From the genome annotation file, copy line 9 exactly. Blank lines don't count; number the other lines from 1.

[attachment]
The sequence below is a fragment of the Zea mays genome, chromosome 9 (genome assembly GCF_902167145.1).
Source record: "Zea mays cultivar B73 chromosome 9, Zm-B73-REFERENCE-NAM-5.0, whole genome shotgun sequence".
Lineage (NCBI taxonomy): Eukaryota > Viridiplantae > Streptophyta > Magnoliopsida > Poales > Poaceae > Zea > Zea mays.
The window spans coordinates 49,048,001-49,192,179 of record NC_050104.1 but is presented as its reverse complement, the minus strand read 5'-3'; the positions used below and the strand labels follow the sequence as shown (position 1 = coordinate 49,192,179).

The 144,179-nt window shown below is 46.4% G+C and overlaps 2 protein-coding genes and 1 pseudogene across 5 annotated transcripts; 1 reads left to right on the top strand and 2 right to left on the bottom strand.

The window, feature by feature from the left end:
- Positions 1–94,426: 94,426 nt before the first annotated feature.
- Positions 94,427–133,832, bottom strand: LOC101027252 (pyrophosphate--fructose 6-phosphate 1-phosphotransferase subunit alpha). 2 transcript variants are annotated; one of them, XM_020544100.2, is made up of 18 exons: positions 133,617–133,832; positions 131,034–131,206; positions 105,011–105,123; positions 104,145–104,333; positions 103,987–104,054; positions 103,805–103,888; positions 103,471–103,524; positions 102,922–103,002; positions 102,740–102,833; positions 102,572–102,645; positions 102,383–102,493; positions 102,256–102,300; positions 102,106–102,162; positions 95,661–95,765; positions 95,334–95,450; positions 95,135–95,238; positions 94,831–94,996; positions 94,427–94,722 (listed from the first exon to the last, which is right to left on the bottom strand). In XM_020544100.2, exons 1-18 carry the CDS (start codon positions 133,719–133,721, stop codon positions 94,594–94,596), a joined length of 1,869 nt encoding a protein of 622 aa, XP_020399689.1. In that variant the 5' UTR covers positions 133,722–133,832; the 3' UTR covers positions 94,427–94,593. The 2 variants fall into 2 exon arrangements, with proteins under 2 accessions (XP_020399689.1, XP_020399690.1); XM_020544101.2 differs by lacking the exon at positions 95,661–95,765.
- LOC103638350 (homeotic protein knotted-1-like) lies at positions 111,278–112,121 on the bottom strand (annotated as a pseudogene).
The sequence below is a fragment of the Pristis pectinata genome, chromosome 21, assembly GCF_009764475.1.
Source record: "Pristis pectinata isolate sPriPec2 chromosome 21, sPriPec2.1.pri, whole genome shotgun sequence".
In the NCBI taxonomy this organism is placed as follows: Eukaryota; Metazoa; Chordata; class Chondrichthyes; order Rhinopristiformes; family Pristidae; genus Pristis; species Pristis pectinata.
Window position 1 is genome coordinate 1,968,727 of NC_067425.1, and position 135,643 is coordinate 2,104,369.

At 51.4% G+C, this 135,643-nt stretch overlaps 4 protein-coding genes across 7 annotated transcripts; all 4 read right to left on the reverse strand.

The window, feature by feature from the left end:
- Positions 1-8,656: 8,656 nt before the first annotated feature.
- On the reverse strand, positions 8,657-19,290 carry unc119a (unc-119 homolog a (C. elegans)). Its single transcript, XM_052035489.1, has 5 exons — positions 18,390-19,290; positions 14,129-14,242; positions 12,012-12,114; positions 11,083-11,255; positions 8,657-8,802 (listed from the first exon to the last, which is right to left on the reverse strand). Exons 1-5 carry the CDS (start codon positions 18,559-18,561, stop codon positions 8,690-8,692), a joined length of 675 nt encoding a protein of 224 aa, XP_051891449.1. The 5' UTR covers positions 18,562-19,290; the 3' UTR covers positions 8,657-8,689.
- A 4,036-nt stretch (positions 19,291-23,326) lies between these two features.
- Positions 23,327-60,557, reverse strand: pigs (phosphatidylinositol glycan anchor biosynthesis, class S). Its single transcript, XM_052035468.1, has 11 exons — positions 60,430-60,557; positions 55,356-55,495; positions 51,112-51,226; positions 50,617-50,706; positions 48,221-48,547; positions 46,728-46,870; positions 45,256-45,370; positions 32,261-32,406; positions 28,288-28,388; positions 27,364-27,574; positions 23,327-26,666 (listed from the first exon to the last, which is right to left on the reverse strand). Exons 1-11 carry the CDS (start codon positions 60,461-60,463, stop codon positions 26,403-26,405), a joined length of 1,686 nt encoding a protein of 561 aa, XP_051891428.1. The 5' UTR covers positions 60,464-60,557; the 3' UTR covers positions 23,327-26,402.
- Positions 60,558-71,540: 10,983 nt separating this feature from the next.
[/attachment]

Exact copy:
- LOC103638350 (homeotic protein knotted-1-like) lies at positions 111,278–112,121 on the bottom strand (annotated as a pseudogene).